APPENDIX C2: Design of Canard Aircraft This appendix is a part of the book General Aviation Aircraft Design: Applied Methods and Procedures by Snorri Gudmundsson, published by Elsevier, Inc. The book is available through various bookstores and online retailers, such as www.elsevier.com, www.amazon.com, and many others. The purpose of the appendices denoted by C1 through C5 is to provide additional information on the design of selected aircraft configurations, beyond what is possible in the main part of Chapter 4, Aircraft Conceptual Layout. Some of the information is intended for the novice engineer, but other is advanced and well beyond what is possible to present in undergraduate design classes. This way, the appendices can serve as a refresher material for the experienced aircraft designer, while introducing new material to the student. Additionally, many helpful design philosophies are presented in the text. Since this appendix is offered online rather than in the actual book, it is possible to revise it regularly and both add to the information and new types of aircraft. The following appendices are offered: C1 – Design of Conventional Aircraft C2 – Design of Canard Aircraft (this appendix) C3 – Design of Seaplanes C4 – Design of Sailplanes C5 – Design of Unusual Configurations
Figure C2-1: A single engine, four-seat Velocity 173 SE just before touch-down. (Photo by Phil Rademacher)
GUDMUNDSSON – GENERAL AVIATION AIRCRAFT DESIGN
APPENDIX C2 – DESIGN OF CANARD AIRCRAFT
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C2.1 Design of Canard Configurations It has already been stated that preference explains why some aircraft designers (and manufacturers) choose to develop a particular configuration. In other situations such partiality is absent and the selection of the configuration actually presents an organizational conflict. However, while the selection of a particular tail configuration (e.g. conventional, T-tail, etc.) may pose a challenge, whether to place the horizontal tail in front of or aft of the wing is usually not up for debate. In either case, the location of the horizontal tail is indeed of primary importance and this calls for a deep understanding of the implications of its selection. Most frequently, the configuration options consist of a conventional tail-aft, canard, or a three-surface configuration. Figure C2-2 shows the layout of a typical canard aircraft. The configuration is unique in appearance and offers some good properties. This appendix discusses various issues that must be kept in mind when designing a canard aircraft. The canard configuration was discussed in some detail in Section 11.3.12, Canard Configuration. This section picks up where that discussion left off.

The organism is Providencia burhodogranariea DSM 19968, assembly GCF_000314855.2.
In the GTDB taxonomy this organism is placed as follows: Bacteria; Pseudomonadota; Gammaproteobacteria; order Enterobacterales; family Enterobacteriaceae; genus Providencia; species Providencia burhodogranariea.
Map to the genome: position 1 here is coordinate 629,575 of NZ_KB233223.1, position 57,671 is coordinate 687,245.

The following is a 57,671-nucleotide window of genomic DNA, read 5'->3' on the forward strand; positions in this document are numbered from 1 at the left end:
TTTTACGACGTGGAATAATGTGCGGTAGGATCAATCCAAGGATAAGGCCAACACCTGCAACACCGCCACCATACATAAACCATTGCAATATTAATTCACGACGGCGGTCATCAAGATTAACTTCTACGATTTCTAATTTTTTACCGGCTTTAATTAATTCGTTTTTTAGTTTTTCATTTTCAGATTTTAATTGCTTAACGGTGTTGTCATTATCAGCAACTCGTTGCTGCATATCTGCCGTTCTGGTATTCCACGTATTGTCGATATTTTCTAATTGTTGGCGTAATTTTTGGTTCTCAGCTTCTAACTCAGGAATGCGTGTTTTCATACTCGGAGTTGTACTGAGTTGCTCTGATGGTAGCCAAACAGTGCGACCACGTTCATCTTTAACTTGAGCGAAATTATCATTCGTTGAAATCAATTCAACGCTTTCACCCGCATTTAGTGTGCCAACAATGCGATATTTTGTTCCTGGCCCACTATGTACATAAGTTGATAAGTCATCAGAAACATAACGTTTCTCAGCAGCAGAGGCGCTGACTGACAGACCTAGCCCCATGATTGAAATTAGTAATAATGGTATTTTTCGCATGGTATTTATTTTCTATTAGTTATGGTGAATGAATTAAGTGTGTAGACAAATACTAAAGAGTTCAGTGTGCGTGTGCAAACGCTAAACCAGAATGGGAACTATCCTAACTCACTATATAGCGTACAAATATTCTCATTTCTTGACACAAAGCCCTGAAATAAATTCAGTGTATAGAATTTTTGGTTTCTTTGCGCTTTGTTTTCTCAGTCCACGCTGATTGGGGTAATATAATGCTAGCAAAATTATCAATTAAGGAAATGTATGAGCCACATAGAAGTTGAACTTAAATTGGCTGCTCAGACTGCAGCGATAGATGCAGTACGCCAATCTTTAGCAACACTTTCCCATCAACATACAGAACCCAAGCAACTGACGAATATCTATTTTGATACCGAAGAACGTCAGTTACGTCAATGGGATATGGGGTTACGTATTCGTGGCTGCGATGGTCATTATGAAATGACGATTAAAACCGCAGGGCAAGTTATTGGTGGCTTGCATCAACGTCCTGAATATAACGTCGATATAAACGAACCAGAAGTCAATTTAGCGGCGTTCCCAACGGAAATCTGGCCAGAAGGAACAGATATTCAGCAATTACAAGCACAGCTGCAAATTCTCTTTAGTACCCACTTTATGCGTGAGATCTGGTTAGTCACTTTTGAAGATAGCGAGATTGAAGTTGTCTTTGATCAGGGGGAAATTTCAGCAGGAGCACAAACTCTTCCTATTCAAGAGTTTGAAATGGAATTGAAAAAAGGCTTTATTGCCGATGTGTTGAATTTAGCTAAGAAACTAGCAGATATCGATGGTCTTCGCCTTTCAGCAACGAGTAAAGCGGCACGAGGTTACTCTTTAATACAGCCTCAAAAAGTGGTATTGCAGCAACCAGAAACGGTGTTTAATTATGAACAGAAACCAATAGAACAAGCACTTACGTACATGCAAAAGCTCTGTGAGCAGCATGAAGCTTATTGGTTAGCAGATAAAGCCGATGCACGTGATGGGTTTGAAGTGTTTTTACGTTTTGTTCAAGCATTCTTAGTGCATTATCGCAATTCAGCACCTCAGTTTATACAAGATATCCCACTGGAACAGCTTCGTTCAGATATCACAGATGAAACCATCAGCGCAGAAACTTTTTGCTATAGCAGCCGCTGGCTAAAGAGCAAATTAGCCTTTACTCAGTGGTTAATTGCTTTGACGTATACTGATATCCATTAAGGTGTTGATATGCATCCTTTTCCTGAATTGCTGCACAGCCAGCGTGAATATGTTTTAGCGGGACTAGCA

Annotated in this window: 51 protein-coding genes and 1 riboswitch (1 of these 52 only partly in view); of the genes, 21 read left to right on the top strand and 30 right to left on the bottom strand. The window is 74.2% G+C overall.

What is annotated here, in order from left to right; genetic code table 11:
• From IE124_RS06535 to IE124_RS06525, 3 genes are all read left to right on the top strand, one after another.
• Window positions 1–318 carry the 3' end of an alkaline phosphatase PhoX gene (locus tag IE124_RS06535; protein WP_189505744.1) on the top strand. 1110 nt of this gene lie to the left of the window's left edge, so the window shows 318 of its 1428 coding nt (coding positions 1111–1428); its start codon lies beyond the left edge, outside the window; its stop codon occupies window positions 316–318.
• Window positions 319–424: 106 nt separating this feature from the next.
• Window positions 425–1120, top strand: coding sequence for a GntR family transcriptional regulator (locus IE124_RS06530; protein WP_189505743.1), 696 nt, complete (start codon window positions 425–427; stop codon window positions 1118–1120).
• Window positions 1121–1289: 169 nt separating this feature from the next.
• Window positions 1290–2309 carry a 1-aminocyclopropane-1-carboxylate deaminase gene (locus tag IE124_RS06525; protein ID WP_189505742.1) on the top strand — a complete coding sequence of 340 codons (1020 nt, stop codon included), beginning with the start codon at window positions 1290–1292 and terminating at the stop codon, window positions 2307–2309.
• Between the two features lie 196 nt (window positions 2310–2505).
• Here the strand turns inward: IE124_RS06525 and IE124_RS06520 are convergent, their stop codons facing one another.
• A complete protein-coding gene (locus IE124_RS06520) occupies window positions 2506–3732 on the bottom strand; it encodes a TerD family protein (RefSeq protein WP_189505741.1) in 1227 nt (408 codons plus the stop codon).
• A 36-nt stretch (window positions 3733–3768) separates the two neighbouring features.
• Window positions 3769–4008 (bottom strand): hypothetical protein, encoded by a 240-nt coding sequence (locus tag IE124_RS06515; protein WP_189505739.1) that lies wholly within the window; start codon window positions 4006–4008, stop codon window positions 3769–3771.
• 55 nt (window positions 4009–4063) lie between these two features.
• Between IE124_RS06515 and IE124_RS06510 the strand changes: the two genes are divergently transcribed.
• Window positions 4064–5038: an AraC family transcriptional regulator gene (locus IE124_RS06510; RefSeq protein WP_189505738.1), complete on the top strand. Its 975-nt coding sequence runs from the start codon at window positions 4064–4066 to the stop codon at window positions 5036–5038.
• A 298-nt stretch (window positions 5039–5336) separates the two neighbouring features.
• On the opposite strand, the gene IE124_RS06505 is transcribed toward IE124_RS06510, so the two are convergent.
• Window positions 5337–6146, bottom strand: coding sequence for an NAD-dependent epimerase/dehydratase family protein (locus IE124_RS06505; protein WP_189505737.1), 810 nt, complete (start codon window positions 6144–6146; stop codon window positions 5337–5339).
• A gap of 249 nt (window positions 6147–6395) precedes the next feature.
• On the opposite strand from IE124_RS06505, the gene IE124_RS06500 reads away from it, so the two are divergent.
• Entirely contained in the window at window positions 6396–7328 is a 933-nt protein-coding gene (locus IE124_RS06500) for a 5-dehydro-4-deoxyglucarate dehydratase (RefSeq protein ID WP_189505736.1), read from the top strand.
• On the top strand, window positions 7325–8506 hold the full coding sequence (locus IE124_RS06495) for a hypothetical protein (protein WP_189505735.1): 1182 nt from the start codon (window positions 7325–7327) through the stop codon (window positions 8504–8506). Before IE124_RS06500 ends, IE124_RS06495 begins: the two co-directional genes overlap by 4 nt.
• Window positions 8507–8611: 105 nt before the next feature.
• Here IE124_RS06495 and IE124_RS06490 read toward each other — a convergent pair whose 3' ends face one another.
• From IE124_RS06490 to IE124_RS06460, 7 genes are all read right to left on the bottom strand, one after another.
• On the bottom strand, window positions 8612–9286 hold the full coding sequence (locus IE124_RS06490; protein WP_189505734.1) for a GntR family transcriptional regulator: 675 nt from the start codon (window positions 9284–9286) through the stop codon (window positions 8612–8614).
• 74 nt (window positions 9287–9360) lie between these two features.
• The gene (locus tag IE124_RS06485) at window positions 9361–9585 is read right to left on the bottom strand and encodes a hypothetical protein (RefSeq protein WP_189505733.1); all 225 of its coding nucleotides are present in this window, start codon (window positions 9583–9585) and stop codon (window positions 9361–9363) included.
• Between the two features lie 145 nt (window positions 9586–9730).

Figure C2-2: A small canard configuration.
C2.1.1 Pros and Cons of the Canard Configuration The first question to consider regarding the canard configuration has to do with stability and control. A horizontal lifting surface placed forward of the main wing results in a destabilizing pitching moment, which would render the vehicle unstable were it not for the forward placement of the CG. In fact, the CG must be placed far forward of the aerodynamic center of the Mean Geometric Chord in order to produce a stabilizing moment. This renders the aircraft stable, in other words, yields a Cm < 0. The challenge for the designer is to determine the geometry of the canard, which includes an airfoil selection, such that two conditions are satisfied: (1) the Cm is indeed negative and (2) Cmo is greater than zero. The former is controlled using the CG location and the latter using geometry, canard incidence angle, and airfoil selection. While downwash generally reduces the stability of a tail-aft aircraft (as it results in a nose-up pitching moment), it allows the HT to be installed at a much smaller Angle-of-Incidence (AOI) than possible with a canard (assuming symmetrical airfoi